The administered pain test was simple: A thermal heat source, a computer controlled heating plate, was pressed against the calves of subjects intermittently at varying temperatures. Heat levels began at 43 degrees Celsius and went to a maximum of 53 degrees Celsius depending on each participant’s sensitivity. While quite a few of the meditators tolerated the maximum temperature, all control subjects were well below 53 degrees Celsius.
Grant and Rainville noticed a marked difference in how their two test groups reacted to pain testing – Zen meditators had much lower pain sensitivity (even without meditating) compared to non-meditators. During the meditation-like conditions it appeared meditators further reduced their pain partly through slower breathing: 12 breaths per minute versus an average of 15 breaths for non-meditators.
“Slower breathing certainly coincided with reduced pain and may influence pain by keeping the body in a relaxed state.” says Grant. “While previous studies have found that the emotional aspects of pain are influenced by meditation, we found that the sensation itself, as well as the emotional response, is different in meditators.”
The ultimate result? Zen meditators experienced an 18 percent reduction in pain intensity. “If meditation can change the way someone feels pain, thereby reducing the amount of pain medication required for an ailment, that would be clearly beneficial,” says Grant.
Psychosomatic Medicine 71:106-114 (2009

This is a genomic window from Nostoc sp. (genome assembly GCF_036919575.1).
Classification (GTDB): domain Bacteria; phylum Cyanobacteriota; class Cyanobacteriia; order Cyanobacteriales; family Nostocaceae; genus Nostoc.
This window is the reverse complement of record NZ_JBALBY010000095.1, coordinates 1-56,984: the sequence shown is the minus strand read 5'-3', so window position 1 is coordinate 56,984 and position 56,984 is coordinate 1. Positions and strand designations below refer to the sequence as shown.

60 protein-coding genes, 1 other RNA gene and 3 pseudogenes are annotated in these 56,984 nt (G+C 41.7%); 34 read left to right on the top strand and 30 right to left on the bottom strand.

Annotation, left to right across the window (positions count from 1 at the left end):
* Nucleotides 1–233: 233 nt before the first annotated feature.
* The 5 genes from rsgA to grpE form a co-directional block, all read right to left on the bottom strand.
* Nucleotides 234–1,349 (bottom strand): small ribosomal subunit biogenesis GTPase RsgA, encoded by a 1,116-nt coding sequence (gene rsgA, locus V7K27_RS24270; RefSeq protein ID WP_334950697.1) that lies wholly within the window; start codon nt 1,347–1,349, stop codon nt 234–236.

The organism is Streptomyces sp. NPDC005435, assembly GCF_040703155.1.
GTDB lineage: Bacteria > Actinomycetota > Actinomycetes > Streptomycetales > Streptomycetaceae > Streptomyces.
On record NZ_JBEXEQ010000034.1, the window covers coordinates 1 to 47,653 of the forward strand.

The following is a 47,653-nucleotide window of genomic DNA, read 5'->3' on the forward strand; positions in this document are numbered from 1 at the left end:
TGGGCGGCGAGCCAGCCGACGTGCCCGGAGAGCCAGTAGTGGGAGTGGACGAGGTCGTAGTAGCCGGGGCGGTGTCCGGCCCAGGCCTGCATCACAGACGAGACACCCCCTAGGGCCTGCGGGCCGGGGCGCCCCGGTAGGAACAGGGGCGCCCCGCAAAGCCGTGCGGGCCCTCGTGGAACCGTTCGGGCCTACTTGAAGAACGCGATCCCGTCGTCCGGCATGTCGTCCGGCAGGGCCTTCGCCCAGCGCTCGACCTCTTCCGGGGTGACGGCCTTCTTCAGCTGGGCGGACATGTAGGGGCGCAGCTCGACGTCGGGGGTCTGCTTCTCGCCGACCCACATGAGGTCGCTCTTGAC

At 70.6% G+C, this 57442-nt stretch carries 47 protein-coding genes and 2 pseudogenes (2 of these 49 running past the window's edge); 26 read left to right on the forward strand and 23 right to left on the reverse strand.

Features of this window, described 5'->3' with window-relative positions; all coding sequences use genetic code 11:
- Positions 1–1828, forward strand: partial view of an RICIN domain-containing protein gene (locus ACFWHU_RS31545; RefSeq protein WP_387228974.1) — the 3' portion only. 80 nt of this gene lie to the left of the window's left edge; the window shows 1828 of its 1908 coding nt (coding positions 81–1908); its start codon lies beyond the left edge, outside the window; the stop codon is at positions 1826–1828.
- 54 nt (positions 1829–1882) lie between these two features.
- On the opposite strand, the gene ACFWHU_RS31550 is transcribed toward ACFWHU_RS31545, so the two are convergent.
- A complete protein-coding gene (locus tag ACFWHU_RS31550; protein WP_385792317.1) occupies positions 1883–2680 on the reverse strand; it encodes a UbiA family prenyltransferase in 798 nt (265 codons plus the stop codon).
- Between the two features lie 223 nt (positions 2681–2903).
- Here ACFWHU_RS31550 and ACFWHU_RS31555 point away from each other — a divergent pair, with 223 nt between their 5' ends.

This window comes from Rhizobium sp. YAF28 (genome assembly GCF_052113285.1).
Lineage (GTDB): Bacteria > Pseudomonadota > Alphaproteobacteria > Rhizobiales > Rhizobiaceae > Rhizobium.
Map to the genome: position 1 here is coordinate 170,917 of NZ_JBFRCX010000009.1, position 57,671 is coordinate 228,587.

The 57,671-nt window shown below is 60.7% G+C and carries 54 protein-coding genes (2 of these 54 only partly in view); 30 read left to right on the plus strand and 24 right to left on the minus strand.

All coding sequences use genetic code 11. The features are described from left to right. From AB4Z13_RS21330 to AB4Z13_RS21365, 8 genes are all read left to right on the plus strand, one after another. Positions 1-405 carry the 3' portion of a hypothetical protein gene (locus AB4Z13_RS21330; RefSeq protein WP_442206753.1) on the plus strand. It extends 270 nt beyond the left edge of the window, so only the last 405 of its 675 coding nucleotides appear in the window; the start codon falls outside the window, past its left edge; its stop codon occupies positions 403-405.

Pain Sensitivity and Analgesic Effects of Mindful States in Zen Meditators: A Cross-Sectional Study
Joshua A. Grant, BSc and Pierre Rainville, PhD
Objective: To investigate pain perception and the potential analgesic effects of mindful states in experienced Zen meditators.
Methods: Highly trained Zen meditators (n = 13; >1000 hours of practice) and age/gender-matched control volunteers (n = 13) received individually adjusted thermal stimuli to elicit moderate pain on the calf. Conditions included: a) baseline-1: no task; b) concentration: attend exclusively to the calf; c) mindfulness: attend to the calf and observe, moment to moment, in a nonjudgmental manner; and d) baseline-2: no task.
Results: Meditators required significantly higher temperatures to elicit moderate pain (meditators: 49.9°C; controls: 48.2°C; p = .01). While attending “mindfully,” meditators reported decreases in pain intensity whereas control subjects showed no change from baseline. The concentration condition resulted in increased pain intensity for controls but not for meditators. Changes in pain unpleasantness generally paralleled those found in pain intensity. In meditators, pain modulation correlated with slowing of the respiratory rate and with greater meditation experience. Covariance analyses indicated that mindfulness-related changes could be partially explained by changes in respiratory rates. Finally, the meditators reported higher tendencies to observe and be nonreactive of their own experience as measured on the Five Factor Mindfulness Questionnaire; these factors correlated with individual differences in respiration.
Conclusions: These results indicated that Zen meditators have lower pain sensitivity and experience analgesic effects during mindful states. Results may reflect cognitive/self-regulatory skills related to the concept of mindfulness and/or altered respiratory patterns. Prospective studies investigating the effects of meditative training and respiration on pain regulation are warranted.